The Calamondin lime is a cross between a sour, loose skinned mandarin and a kumquat, therefore technically making it an orangequat.
Salanova® lettuce is a full-sized variety developed for the baby lettuce market. Botanically these varieties are scientifically known as Lactuca sativa.
Pequin Chile Peppers
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Pequin chile peppers grow straight up to the sky on hardy, shrub-like plants that can grow up to five feet tall. The small oval peppers start out light green and as they ripen can have an occasional purple tinge, and then mature to a bright red. Pequin chiles measure an average of one-inch-long and 1/4 to 1/2 inch wide. On the Scoville scale, the chiles average 40,000 to 60,000 heat units, or roughly ten-times spicier than a jalapeno pepper. The small peppers have medium-thick walls and few seeds attached to a central placenta. Beneath the intensity of the spice, Pequin chile peppers are slightly smoky and fruity. When dried, the flavors are intensified.
Pequin chile peppers are available in the fall and winter months.
Pequin, or Piquin, chile peppers are a small, spicy variety of Capsicum annuum, native to Mexico. They are often confused for a wild variety, the chiltepin, which looks similar but is more round and berry-like. Both peppers are commonly referred to as “bird peppers” due to the fondness bird’s seem to have for the small peppers. The name “Pequin” comes from the Spanish word ‘pequino’ meaning “little.” Pequin chile peppers are most often harvested at maturity and dried, though fresh peppers are sometimes sold in their immature, green state.
Pequin chile peppers contain high amounts of vitamins A, C and K, as well as beta-carotene and potassium. The small peppers also contain large amounts of iron, magnesium and protein. The compound capsaicin is mainly present in the seeds and ribs of the pepper and is responsible for the burning sensation in the mouth. This compound is a beneficial anti-inflammatory and antioxidant. Research is being conducted on capsaicin for its cancer-fighting properties.
The small Pequin chile pepper, also called Chile Pequin, is used in hot sauces, salsas and soups. The pepper packs a lot of heat, so a little goes a long way. The immature green peppers are sold fresh more often than the mature, dried, red peppers. The green peppers are used in fresh salsas. Pequin chile peppers can be pickled and are the perfect size to spice up cucumbers in a pickling brine. To impart a soup with the flavors of the chile, puncture a fresh pepper several times with a fork or end of a knife and put the whole chile into the broth. Pequin peppers develop a more complex flavor when dried; the chiles can be dried in a low temperature oven or dehydrator. Dried Pequin chile peppers are ground into flakes and used as a spice for pastas, chicken or beef dishes or in dry rubs. Fresh Pequin chile peppers will keep in the refrigerator for up to a week.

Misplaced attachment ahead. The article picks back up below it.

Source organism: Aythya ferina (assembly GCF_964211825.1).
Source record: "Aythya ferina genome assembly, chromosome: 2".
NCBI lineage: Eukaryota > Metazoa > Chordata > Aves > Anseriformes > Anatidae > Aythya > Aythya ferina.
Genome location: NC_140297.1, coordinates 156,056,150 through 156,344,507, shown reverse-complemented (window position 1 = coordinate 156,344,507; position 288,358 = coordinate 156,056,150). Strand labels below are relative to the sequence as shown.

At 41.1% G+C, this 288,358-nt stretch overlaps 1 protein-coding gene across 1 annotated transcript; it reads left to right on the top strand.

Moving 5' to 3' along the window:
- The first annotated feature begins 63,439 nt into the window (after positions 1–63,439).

Pequin chile peppers are one of the two chile varieties used to make Cholula®, a popular hot sauce from Mexico. The Cholula brand hot sauce is said to be based on a “generations old” recipe from Mexico, and was named for the ancient Cholula in the state of Puebla, south of Mexico City. Cholula has firmly established itself in pop culture culminating with a partnership with Major League Baseball.
Pequin peppers are native to Mexico, and grow from the southern part of the country all the way north to the Texas and Arizona border in the southern United States. The plant grows wild in the mountains of Mexico and can be a challenge to cultivate due to the delicacy of the plant. When established, the plant will produce for up to three years and can withstand humidity better than other pepper varieties. Many of the cultivated Pequin chile peppers are dried and either sold as a seasoning in specialty stores or in a variety of products from pastes, chile flakes and hot sauces. Outside of Central Mexico, fresh Pequin peppers can be found in home gardens and through small farms and farmer’s markets.
Recipes that include Pequin Chile Peppers. One is easiest, three is harder.
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